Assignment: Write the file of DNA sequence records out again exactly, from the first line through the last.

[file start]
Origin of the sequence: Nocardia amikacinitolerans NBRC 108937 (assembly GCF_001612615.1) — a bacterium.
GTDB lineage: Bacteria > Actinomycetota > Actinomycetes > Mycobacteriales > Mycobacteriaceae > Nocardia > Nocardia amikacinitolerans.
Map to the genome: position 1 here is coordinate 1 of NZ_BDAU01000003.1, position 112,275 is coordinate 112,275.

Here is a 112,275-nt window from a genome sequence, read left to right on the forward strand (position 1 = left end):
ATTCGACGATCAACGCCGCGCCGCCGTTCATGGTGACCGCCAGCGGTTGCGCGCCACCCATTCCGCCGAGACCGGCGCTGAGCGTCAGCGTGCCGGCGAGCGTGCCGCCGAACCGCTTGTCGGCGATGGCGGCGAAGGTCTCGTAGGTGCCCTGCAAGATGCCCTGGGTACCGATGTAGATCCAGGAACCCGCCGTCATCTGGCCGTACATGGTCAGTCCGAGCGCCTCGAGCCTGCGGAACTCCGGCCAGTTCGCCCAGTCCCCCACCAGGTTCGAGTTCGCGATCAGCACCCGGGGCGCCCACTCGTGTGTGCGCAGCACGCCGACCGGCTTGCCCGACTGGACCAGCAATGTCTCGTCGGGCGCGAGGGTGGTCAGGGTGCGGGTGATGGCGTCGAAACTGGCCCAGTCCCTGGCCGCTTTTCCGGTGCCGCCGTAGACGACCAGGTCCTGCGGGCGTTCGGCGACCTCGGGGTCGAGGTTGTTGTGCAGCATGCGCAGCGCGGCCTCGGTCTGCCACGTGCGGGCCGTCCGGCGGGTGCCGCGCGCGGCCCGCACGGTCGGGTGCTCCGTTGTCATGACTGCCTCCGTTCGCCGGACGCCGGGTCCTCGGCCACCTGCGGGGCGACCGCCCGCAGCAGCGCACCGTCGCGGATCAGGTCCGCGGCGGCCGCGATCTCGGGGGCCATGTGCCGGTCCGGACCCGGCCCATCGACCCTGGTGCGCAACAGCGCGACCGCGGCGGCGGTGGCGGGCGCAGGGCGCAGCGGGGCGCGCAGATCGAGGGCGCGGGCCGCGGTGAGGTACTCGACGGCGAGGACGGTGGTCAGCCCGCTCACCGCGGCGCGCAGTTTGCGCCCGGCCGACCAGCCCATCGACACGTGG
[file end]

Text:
Origin of the sequence: Nocardia amikacinitolerans NBRC 108937 (assembly GCF_001612615.1) — a bacterium.
GTDB lineage: Bacteria > Actinomycetota > Actinomycetes > Mycobacteriales > Mycobacteriaceae > Nocardia > Nocardia amikacinitolerans.
Map to the genome: position 1 here is coordinate 1 of NZ_BDAU01000003.1, position 112,275 is coordinate 112,275.

Here is a 112,275-nt window from a genome sequence, read left to right on the forward strand (position 1 = left end):
ATTCGACGATCAACGCCGCGCCGCCGTTCATGGTGACCGCCAGCGGTTGCGCGCCACCCATTCCGCCGAGACCGGCGCTGAGCGTCAGCGTGCCGGCGAGCGTGCCGCCGAACCGCTTGTCGGCGATGGCGGCGAAGGTCTCGTAGGTGCCCTGCAAGATGCCCTGGGTACCGATGTAGATCCAGGAACCCGCCGTCATCTGGCCGTACATGGTCAGTCCGAGCGCCTCGAGCCTGCGGAACTCCGGCCAGTTCGCCCAGTCCCCCACCAGGTTCGAGTTCGCGATCAGCACCCGGGGCGCCCACTCGTGTGTGCGCAGCACGCCGACCGGCTTGCCCGACTGGACCAGCAATGTCTCGTCGGGCGCGAGGGTGGTCAGGGTGCGGGTGATGGCGTCGAAACTGGCCCAGTCCCTGGCCGCTTTTCCGGTGCCGCCGTAGACGACCAGGTCCTGCGGGCGTTCGGCGACCTCGGGGTCGAGGTTGTTGTGCAGCATGCGCAGCGCGGCCTCGGTCTGCCACGTGCGGGCCGTCCGGCGGGTGCCGCGCGCGGCCCGCACGGTCGGGTGCTCCGTTGTCATGACTGCCTCCGTTCGCCGGACGCCGGGTCCTCGGCCACCTGCGGGGCGACCGCCCGCAGCAGCGCACCGTCGCGGATCAGGTCCGCGGCGGCCGCGATCTCGGGGGCCATGTGCCGGTCCGGACCCGGCCCATCGACCCTGGTGCGCAACAGCGCGACCGCGGCGGCGGTGGCGGGCGCAGGGCGCAGCGGGGCGCGCAGATCGAGGGCGCGGGCCGCGGTGAGGTACTCGACGGCGAGGACGGTGGTCAGCCCGCTCACCGCGGCGCGCAGTTTGCGCCCGGCCGACCAGCCCATCGACACGTGG